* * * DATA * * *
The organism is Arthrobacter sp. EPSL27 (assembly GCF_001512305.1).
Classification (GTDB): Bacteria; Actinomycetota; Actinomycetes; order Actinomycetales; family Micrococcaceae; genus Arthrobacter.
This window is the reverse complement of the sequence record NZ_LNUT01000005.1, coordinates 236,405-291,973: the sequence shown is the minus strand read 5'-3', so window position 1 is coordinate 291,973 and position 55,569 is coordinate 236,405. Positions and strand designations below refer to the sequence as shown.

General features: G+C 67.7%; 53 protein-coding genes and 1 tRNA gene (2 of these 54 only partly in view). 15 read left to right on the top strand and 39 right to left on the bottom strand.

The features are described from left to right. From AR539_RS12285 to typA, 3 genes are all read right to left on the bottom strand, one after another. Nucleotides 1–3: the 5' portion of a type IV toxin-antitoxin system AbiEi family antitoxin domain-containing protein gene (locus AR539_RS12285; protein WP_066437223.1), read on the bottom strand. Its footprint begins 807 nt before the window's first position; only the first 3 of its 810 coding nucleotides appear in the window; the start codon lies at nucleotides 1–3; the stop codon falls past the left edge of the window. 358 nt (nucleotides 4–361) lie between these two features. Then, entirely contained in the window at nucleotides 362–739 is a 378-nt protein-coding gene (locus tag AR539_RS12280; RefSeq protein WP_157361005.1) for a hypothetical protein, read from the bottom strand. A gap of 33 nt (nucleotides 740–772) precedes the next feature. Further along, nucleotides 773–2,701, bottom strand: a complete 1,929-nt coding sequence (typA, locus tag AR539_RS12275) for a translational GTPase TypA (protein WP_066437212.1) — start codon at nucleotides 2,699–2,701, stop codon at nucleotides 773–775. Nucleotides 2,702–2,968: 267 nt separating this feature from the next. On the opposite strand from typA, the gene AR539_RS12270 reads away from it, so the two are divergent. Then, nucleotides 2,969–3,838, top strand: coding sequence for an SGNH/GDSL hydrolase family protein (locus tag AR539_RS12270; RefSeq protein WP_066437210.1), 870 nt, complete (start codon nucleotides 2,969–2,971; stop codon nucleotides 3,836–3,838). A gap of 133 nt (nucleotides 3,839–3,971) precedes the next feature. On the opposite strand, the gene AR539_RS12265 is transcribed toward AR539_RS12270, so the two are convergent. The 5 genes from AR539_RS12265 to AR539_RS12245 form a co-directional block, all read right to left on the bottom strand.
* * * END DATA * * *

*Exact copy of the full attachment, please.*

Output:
The organism is Arthrobacter sp. EPSL27 (assembly GCF_001512305.1).
Classification (GTDB): Bacteria; Actinomycetota; Actinomycetes; order Actinomycetales; family Micrococcaceae; genus Arthrobacter.
This window is the reverse complement of the sequence record NZ_LNUT01000005.1, coordinates 236,405-291,973: the sequence shown is the minus strand read 5'-3', so window position 1 is coordinate 291,973 and position 55,569 is coordinate 236,405. Positions and strand designations below refer to the sequence as shown.

General features: G+C 67.7%; 53 protein-coding genes and 1 tRNA gene (2 of these 54 only partly in view). 15 read left to right on the top strand and 39 right to left on the bottom strand.

The features are described from left to right. From AR539_RS12285 to typA, 3 genes are all read right to left on the bottom strand, one after another. Nucleotides 1–3: the 5' portion of a type IV toxin-antitoxin system AbiEi family antitoxin domain-containing protein gene (locus AR539_RS12285; protein WP_066437223.1), read on the bottom strand. Its footprint begins 807 nt before the window's first position; only the first 3 of its 810 coding nucleotides appear in the window; the start codon lies at nucleotides 1–3; the stop codon falls past the left edge of the window. 358 nt (nucleotides 4–361) lie between these two features. Then, entirely contained in the window at nucleotides 362–739 is a 378-nt protein-coding gene (locus tag AR539_RS12280; RefSeq protein WP_157361005.1) for a hypothetical protein, read from the bottom strand. A gap of 33 nt (nucleotides 740–772) precedes the next feature. Further along, nucleotides 773–2,701, bottom strand: a complete 1,929-nt coding sequence (typA, locus tag AR539_RS12275) for a translational GTPase TypA (protein WP_066437212.1) — start codon at nucleotides 2,699–2,701, stop codon at nucleotides 773–775. Nucleotides 2,702–2,968: 267 nt separating this feature from the next. On the opposite strand from typA, the gene AR539_RS12270 reads away from it, so the two are divergent. Then, nucleotides 2,969–3,838, top strand: coding sequence for an SGNH/GDSL hydrolase family protein (locus tag AR539_RS12270; RefSeq protein WP_066437210.1), 870 nt, complete (start codon nucleotides 2,969–2,971; stop codon nucleotides 3,836–3,838). A gap of 133 nt (nucleotides 3,839–3,971) precedes the next feature. On the opposite strand, the gene AR539_RS12265 is transcribed toward AR539_RS12270, so the two are convergent. The 5 genes from AR539_RS12265 to AR539_RS12245 form a co-directional block, all read right to left on the bottom strand.